So, too, has the failure of three different federal governments to take the bull by the horns and lay out in clear and certain terms where Ottawa stands on royalties, taxes, and infrastructure support for the project.
The fact that no government has resolved a long list of environmental and socio-economic issues hasn't made it easy for the Joint Review Panel either.
If built, the Mackenzie Valley Gas Project would carry about 1.9 billion cubic feet of gas per day. That's enough to satisfy most of the additional energy demands required by Alberta's booming oilsands operations in ten years.
Things were actually looking pretty positive for the project back in 2002 when Handley and others were suggesting the 2007 target date.
As promising as the start was, it would be another two years before the pipeline consortium made its application to the National Energy Board.
Doug Matthews says the first mistake was made by Imperial Oil when it failed to recognize the value the Aboriginal Pipeline Group would bring to the table if it were given an ownership stake in the project. Representing aboriginal groups from across the N.W.T., 30 northern aboriginal leaders formed APG in the hopes of maximizing ownership and benefits from the pipeline and to support greater independence and self-reliance among Mackenzie Valley residents.
"Given the fact that Imperial had been in the North since the 1920s, one would have thought they'd find a way of arranging for aboriginal equity in the project very quickly," Matthews said. "But that didn't happen. They insisted on the APG coming up with all the money required to give them a stake. It was a lot of money they didn't have. That really slowed things down."
In the meantime, continued uncertainty about the regulatory regime hampered the consortium's ability to get hundreds of permits needed to collect field data.
Overwhelmed and unable to resolve issues that were outside its control, the consortium threw in the towel in 2005, taking a six-month breather. As it turned out, it was time it couldn't afford.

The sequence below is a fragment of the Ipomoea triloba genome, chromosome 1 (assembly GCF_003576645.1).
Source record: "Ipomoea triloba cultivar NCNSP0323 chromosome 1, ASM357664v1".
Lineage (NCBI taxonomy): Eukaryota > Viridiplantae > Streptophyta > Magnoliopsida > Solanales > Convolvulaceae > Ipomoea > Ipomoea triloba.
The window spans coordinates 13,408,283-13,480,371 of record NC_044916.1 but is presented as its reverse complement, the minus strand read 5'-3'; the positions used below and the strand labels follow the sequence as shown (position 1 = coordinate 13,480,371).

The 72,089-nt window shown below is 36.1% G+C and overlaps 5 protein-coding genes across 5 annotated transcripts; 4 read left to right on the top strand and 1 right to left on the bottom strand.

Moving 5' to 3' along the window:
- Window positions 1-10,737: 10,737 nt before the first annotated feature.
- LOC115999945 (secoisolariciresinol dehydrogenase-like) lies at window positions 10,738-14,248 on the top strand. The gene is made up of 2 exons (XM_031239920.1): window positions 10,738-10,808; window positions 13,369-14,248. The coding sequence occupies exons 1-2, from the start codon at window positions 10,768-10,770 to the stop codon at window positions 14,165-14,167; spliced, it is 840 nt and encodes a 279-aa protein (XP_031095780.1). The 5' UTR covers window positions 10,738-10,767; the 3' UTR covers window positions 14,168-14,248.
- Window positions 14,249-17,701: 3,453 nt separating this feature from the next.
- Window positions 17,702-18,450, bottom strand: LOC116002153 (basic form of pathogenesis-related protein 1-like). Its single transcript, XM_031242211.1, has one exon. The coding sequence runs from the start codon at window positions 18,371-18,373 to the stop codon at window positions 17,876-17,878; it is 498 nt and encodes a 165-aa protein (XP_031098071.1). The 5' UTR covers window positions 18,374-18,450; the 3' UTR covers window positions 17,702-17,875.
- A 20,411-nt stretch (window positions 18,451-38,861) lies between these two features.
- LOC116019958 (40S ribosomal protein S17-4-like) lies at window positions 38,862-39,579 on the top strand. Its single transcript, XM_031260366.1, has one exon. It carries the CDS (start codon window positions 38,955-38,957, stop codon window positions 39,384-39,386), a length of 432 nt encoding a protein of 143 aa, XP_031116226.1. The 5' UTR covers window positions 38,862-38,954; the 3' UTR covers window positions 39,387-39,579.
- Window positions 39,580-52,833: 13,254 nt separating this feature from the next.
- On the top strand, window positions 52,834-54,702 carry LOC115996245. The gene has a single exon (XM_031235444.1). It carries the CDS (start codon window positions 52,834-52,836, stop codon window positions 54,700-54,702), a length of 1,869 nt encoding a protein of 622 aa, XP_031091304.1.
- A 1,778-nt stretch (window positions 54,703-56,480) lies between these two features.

Given the torrid pace of energy developments in northern Alberta, the cost of manpower, equipment and steel was quickly going through the roof. Forced to revise its cost estimates, the consortium had to go back to the National Energy Board in early 2007 with the new, eye-popping $16.2-billion price tag.
If all this weren't bad enough, Alaskan producers ConocoPhillips and BP PLC added a nightmarish subplot to the story last month by unveiling a $25-billion proposal to rival TransCanada Corp.'s plan to build a pipeline from the North Slope of the state to the lower 48 states.
Worse still for the Mackenzie pipeline interests, the announcement came on the heels of a report that suggested the Horn River area of northern British Columbia could hold up to 50 trillion cubic feet of natural gas. That's more gas than is now recoverable from the entire North Slope. It's also gas an Alaska pipeline could tap into.
If an Alaska Highway pipeline were built any time soon, most experts believe it would delay or kill the Mackenzie project. There simply isn't enough labour, steel and equipment to build two pipelines at the same time.
Joe Handley admits he's sorely disappointed with all that has transpired over the last seven years, putting much of the blame squarely on the federal government for not being more forthright on royalties, taxes and infrastructure.
"The fact is no government in Ottawa, especially a minority government like this one, wants to be seen giving any kind of break to Imperial or Exxon or any other energy company," he said.